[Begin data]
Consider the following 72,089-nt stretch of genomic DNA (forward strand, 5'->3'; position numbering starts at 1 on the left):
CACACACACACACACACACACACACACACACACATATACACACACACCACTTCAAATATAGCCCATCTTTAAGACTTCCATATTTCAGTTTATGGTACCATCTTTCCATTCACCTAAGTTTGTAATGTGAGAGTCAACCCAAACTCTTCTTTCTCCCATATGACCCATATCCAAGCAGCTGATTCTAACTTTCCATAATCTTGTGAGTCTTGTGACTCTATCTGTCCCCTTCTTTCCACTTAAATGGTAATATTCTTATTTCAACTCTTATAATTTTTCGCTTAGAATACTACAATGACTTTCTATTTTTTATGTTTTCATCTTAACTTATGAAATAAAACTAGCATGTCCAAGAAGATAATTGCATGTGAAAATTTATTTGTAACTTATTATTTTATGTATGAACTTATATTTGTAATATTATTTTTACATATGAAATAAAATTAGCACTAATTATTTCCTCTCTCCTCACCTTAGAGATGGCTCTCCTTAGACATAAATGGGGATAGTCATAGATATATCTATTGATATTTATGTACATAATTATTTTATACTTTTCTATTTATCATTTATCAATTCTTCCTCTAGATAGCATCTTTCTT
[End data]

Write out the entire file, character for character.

Consider the following 72,089-nt stretch of genomic DNA (forward strand, 5'->3'; position numbering starts at 1 on the left):
CACACACACACACACACACACACACACACACACATATACACACACACCACTTCAAATATAGCCCATCTTTAAGACTTCCATATTTCAGTTTATGGTACCATCTTTCCATTCACCTAAGTTTGTAATGTGAGAGTCAACCCAAACTCTTCTTTCTCCCATATGACCCATATCCAAGCAGCTGATTCTAACTTTCCATAATCTTGTGAGTCTTGTGACTCTATCTGTCCCCTTCTTTCCACTTAAATGGTAATATTCTTATTTCAACTCTTATAATTTTTCGCTTAGAATACTACAATGACTTTCTATTTTTTATGTTTTCATCTTAACTTATGAAATAAAACTAGCATGTCCAAGAAGATAATTGCATGTGAAAATTTATTTGTAACTTATTATTTTATGTATGAACTTATATTTGTAATATTATTTTTACATATGAAATAAAATTAGCACTAATTATTTCCTCTCTCCTCACCTTAGAGATGGCTCTCCTTAGACATAAATGGGGATAGTCATAGATATATCTATTGATATTTATGTACATAATTATTTTATACTTTTCTATTTATCATTTATCAATTCTTCCTCTAGATAGCATCTTTCTT